“Does it come as an app?” and why that’s not the right question to ask

Rob Simmonds
Rob Simmonds

Being cross-sector at Engage, we’re lucky enough to speak to a large mix of clients looking to provide online services to their customers.  Whether this is a housing association, block management, an estate agency, Build to Rent, or PRS; there’s always a common theme and that’s to deliver the best customer experience that they can.

Ten years ago, Apple launched the very first iPhone and catapulted smartphones into the mainstream.  The way we access the internet has changed and these devices have become intrinsically linked into our day to day lives by all ages.  Pair this with the rapid expansion of technology within the property sector and it inevitably leads to one question when speaking to clients about Engage: “Does it come as an app?”

The short answer is “Yes!” ….

but it’s not the question you should be asking.

These days, users want fast access, a great user experience, and convenience.  You can get apps for your bank, apps to monitor health, even apps to tell you when to drink water.  These apps are great and are well designed but most importantly they are fit for purpose as they are self-contained.  On the other hand, there are some apps that are gimmicks, provide a subpar user experience, or they take up far too much space and usually get deleted very quickly!

A gimmick app cannot be the result if you’re looking to deliver the ultimate customer experience.

For most people, the question “Is it an app?” means:

  1. Can our customers install it on their phone?
  2. Can they download it from the App Store?

Rather than the questions they should be asking, such as:

  1. Can our customers get access to all their data quickly and securely?
  2. Do our customers get any additional value out of our app?
  3. Can our customers upgrade their phones and still get the access they need?
  4. Am I prepared to put in significant money for high development costs and support costs for the future?

If the answer to any of the above 4 questions is “No”, then your app is likely to be installed, tried, and deleted before you can say “Steve Jobs”!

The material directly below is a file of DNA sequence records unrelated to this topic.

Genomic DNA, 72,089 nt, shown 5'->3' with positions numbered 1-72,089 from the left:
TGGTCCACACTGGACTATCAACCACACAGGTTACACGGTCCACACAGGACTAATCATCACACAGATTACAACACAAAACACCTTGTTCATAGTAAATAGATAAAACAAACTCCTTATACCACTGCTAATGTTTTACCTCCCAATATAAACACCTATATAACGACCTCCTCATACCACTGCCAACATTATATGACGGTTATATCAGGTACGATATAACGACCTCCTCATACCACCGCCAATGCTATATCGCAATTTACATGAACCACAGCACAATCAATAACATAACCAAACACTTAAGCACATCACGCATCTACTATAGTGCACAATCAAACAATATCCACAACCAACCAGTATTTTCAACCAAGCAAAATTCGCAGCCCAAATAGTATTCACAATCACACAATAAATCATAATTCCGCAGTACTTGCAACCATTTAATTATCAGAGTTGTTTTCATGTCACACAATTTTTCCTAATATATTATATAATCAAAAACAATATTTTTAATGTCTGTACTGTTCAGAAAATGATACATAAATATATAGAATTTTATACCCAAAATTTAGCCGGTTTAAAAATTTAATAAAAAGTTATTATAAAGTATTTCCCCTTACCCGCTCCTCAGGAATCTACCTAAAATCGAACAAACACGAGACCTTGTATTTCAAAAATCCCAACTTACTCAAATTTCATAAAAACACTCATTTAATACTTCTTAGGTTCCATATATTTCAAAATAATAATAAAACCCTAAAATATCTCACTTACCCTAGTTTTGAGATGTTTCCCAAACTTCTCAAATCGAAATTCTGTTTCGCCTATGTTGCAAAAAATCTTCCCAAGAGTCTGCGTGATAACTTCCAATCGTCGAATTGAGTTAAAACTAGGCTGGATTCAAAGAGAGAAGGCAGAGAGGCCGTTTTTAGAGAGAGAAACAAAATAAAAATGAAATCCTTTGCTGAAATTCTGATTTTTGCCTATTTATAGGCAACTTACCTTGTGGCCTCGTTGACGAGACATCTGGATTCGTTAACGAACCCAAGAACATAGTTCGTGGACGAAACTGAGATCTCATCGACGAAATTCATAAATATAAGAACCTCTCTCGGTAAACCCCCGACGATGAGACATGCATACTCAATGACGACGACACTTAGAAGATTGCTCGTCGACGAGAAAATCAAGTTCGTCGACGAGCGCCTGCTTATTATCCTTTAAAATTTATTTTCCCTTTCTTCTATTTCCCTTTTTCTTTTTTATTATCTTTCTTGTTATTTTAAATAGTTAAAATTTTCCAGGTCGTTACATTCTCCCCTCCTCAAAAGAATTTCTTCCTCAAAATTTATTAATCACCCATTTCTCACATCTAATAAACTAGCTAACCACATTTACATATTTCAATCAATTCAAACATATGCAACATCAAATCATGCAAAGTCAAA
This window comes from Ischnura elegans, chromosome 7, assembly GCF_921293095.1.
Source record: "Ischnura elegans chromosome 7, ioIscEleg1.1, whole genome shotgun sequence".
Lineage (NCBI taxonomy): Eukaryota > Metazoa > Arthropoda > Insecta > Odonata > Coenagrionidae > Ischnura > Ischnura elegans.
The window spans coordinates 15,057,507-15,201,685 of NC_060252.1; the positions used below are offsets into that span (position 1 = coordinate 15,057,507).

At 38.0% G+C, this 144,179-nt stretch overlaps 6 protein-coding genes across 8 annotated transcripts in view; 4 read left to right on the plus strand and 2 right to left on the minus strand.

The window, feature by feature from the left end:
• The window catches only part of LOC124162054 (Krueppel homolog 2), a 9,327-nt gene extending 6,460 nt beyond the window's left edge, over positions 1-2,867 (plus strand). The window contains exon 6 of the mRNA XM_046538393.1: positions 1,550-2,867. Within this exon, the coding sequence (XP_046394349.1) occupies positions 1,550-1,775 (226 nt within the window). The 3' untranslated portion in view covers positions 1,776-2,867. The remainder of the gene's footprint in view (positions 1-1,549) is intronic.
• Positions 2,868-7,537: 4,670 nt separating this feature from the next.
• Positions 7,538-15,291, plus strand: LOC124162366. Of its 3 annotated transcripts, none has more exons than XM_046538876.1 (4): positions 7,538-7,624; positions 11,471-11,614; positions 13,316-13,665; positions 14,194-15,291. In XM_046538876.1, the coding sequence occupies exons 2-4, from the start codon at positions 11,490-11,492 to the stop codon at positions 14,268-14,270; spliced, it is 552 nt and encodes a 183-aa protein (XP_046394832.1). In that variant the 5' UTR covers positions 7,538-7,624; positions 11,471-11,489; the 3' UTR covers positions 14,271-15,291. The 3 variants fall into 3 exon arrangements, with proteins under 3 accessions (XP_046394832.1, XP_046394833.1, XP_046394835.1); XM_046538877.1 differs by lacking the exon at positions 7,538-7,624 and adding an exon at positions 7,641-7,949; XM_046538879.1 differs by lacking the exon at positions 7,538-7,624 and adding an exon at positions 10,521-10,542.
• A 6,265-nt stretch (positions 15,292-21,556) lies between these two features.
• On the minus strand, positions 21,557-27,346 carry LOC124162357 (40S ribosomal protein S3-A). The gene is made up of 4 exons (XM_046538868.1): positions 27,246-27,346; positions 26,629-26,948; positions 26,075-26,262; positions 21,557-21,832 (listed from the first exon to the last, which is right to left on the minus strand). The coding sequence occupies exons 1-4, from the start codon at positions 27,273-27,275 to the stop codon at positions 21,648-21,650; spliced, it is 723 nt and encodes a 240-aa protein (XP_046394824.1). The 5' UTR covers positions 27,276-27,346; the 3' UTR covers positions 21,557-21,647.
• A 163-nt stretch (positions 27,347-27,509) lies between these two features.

There are different types of apps

Native Apps: Traditional ‘native apps’ are what we usually think of when thinking of ‘an app’.  You download them from the app store or Google Play onto your smartphone. They deliver rich experiences and high performance, but at a cost of storage space, lack of real-time updates, cost of development, cost of ongoing support, and low search engine visibility.

Web Apps: ‘Web apps’ are what you may have experienced when going to a mobile website through your internet browser.  These are optimised for the user experience regardless which phone model they are using but you can’t download them from iTunes or the Play store, and you can’t use advanced app features such as notifications.

Both have pros and cons, and what might be suitable for one app, is not suitable for another.

A quick search on the Google Play store for Housing apps show companies who have chosen the wrong solution rather than looking at the problem they are trying to solve.  The result?  Poor reviews, badly designed and out-of-date applications, low uptake, and frustrated customers.

So, what’s the answer?  How can we deliver the best customer experience?

Introducing the “Progressive Web App”

Here at Engage, we’ve been monitoring the technology very closely and are very excited about the development of ‘Progressive Web Apps’ (or PWAs for short) and the capability that they can bring.  PWAs provide native-app qualities in web applications that are reliable, fast, and engaging for your customers.

PWAs are Google-backed and allow developers to build mobile sites that load quickly like a native app.  They allow offline access to cached content, connect securely, allow native app user interfaces (think swiping, zooming etc), and are not device specific so no lengthy or costly redeployments when new hardware or software is released.

Most importantly for PWAs though are the use of Service Workers which enable applications to be, not just ‘mobile-first’, but ‘offline-first’.

It also provides the starting point for features such as on-screen notifications, push notifications, background synchronising, and user interaction messaging.  A PWA can access your phone, your contacts, your calendar, and your location to give you a rich experience.

In a nutshell, a Progressive Web App can do everything a native app can do without the downsides.

The proof?

  • Forbes report a 43% increase in user sessions with their PWA
  • Lancome has a 53% increase in mobile sessions with a 17% increase in conversions
  • Twitter Lite has a 65% increase in pages per session and a 75% increase in Tweets sent
  • BookMyShow, India’s largest ticketing firm with 50+ million monthly visitors, delivered an 80% increase in conversions, which means more users purchasing tickets

So, in summary, the question “Does it come as an app?” can be switched to better questions such as “What app type is better suited for my customers? A native app or a progressive web app?”.

We think that most will say the latter.

Rob Simmonds

Technical Manager

Self-service Services Community Professional services